In this story, there wasn’t a deeper meaning. I had fun with it, and as I mentioned before, It gave me the opportunity to say things I wouldn’t normally say. I wrote it more as an entertainment piece (including humor) and that was all there is to it. This isn’t always the case. My YA book deals with issues of racism and differing religions.

What authors have most influenced your life?

What about them do you find inspiring? There are so many. Stephen King is probably my favorite author and the one whom I inspire to be the most. However, I write primarily fantasy, so, from that standpoint, I would say, Tolkien, George R.R. Martin, Robert Jordan, and Branden Sanderson. Their world building and plot design are so amazing and I only hope to be as masterful as them someday.

If you had to choose, is there a writer would you consider a mentor?

Outside of the above-listed authors, I haven’t been taken under any wings, but I am a member of a critique group through RMFW that contains members with varying backgrounds and accolades. Thes people have helped my writing so much. They truly are my brothers and sisters.

Who designed the cover of your book? Why did you select this illustrator?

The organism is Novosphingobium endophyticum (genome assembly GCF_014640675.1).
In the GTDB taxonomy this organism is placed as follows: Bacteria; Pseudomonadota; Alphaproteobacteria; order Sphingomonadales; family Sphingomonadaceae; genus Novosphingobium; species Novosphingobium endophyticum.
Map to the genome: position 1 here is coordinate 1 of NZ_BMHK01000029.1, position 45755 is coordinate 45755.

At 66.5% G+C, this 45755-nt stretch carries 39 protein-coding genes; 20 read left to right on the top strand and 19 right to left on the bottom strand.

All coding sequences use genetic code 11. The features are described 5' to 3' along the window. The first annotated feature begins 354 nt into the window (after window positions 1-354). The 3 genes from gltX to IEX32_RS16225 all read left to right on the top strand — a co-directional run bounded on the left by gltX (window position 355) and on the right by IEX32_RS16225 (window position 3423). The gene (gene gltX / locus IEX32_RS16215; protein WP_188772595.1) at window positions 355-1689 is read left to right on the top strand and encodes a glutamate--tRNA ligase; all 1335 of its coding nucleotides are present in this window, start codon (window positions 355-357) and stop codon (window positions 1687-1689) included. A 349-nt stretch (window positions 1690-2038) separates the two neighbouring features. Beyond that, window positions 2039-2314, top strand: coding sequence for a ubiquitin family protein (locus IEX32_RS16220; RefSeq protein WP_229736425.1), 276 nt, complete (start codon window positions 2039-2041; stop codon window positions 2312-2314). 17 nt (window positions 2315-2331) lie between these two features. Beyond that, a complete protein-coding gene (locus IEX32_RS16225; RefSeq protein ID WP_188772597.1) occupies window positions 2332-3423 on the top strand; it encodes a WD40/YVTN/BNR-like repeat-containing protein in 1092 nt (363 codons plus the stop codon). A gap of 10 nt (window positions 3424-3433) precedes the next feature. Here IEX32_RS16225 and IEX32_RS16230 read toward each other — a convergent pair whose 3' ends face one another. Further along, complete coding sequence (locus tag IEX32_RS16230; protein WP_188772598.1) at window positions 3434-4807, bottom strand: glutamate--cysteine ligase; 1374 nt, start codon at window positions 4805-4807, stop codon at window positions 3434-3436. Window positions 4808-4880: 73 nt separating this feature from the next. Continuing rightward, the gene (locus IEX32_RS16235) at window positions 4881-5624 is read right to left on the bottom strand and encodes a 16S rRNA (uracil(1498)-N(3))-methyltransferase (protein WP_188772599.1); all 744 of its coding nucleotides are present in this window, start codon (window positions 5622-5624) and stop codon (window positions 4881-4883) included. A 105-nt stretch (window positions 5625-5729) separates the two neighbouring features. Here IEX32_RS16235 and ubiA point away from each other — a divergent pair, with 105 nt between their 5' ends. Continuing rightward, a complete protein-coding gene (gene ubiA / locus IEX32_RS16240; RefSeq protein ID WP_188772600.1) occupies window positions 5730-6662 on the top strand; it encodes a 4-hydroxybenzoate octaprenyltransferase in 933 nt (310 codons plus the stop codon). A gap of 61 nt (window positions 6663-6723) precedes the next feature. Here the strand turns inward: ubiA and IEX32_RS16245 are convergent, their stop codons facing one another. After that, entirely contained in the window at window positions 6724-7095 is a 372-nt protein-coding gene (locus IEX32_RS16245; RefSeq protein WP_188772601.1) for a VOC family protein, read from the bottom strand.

I usually design my own covers. For this book, my publisher took with what I created and went in a similar direction. But ultimately, they decided on the cover.

Do you have any advice for other writers?

This isn’t something that happens overnight. Sit back and relax and enjoy what you are doing. Writing is a craft that takes time to develop. Write often and keep writing. When you aren’t writing, read. Read anything you can get your hands on. I mentioned I am currently working on my Masters. I have read many stories and novels I never would have picked up before that I absolutely loved and learned a lot from. My last bit of advice, find a critique group or writing community. I was nervous at first, but it was probably one of the best things I ever did.

Do you have anything specific that you want to say to your readers?

The biggest thing I have to say is, Thank You!. I enjoy writing. It keeps me calm at the end of a bad day and makes me smile when I am feeling down. But none of it would be worth it if I wasn’t sharing it with people. So again I say, thank you.

cover_vampires_curseJ.G. Gatewood
Parker, CO

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The Vampire’s Curse: Life Eternal